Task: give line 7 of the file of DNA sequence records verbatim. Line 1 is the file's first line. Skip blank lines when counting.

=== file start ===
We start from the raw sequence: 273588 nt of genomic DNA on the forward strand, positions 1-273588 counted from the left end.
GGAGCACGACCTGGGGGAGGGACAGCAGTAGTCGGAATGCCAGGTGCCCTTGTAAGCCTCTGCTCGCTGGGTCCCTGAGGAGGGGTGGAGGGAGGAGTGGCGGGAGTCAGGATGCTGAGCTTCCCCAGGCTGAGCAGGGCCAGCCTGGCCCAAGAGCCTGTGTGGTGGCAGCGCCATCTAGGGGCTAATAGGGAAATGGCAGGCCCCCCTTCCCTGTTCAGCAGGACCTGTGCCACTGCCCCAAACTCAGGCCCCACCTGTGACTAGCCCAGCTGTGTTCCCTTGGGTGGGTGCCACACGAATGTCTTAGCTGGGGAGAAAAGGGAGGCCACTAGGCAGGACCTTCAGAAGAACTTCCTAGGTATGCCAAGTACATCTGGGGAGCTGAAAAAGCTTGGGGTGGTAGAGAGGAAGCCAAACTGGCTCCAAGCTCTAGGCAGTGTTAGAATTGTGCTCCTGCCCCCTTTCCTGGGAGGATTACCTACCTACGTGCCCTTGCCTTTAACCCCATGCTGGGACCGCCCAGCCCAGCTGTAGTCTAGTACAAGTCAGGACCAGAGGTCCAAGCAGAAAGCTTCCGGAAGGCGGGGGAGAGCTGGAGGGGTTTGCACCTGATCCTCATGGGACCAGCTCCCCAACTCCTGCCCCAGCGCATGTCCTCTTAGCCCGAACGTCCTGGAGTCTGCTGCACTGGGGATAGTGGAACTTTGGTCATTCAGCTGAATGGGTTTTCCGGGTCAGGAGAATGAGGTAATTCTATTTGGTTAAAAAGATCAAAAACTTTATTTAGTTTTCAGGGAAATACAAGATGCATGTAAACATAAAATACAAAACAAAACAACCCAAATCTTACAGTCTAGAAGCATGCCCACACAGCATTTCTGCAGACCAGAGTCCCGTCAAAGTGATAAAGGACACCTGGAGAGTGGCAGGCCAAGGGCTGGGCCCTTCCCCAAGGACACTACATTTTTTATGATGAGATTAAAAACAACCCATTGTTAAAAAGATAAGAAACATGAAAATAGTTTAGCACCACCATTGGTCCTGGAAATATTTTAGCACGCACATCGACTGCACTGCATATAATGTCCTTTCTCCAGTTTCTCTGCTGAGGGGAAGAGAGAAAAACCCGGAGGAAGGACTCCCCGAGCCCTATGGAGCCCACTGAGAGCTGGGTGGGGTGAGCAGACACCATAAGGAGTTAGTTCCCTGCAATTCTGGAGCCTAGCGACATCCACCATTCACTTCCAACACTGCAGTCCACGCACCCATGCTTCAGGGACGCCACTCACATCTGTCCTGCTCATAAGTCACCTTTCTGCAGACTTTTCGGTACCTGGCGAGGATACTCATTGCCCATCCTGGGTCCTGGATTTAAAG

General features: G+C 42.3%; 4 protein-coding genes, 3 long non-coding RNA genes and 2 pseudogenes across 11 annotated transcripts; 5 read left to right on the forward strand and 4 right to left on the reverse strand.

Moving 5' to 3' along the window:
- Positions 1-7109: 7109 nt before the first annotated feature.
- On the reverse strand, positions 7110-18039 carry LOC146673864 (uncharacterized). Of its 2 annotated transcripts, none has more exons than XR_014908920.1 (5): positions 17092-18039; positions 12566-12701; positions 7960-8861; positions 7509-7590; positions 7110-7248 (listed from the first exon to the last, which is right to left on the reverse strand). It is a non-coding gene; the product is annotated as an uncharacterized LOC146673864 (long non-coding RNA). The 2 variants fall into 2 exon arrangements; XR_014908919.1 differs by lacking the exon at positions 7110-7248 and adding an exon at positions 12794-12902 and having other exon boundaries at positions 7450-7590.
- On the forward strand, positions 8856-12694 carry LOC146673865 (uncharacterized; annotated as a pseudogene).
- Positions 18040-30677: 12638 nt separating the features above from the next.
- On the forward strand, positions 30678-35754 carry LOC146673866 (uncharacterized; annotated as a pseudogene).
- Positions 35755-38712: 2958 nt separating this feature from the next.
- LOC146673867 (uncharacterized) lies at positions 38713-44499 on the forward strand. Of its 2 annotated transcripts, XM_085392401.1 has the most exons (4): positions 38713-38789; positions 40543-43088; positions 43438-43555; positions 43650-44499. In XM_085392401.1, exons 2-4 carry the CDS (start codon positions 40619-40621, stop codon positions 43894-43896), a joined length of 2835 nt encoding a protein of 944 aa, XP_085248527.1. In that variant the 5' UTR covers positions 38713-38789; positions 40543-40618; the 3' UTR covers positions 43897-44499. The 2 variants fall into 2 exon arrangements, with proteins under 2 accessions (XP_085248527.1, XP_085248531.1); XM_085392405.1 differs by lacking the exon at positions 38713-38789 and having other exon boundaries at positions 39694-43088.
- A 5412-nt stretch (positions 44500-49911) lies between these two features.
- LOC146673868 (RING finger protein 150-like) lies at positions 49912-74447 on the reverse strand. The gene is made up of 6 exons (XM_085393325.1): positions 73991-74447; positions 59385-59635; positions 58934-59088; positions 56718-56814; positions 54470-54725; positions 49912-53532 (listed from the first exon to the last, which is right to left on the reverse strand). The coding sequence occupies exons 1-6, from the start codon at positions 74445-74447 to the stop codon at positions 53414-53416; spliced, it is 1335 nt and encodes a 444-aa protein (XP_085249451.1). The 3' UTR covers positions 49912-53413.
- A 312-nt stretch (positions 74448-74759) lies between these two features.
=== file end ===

- On the forward strand, positions 8856-12694 carry LOC146673865 (uncharacterized; annotated as a pseudogene).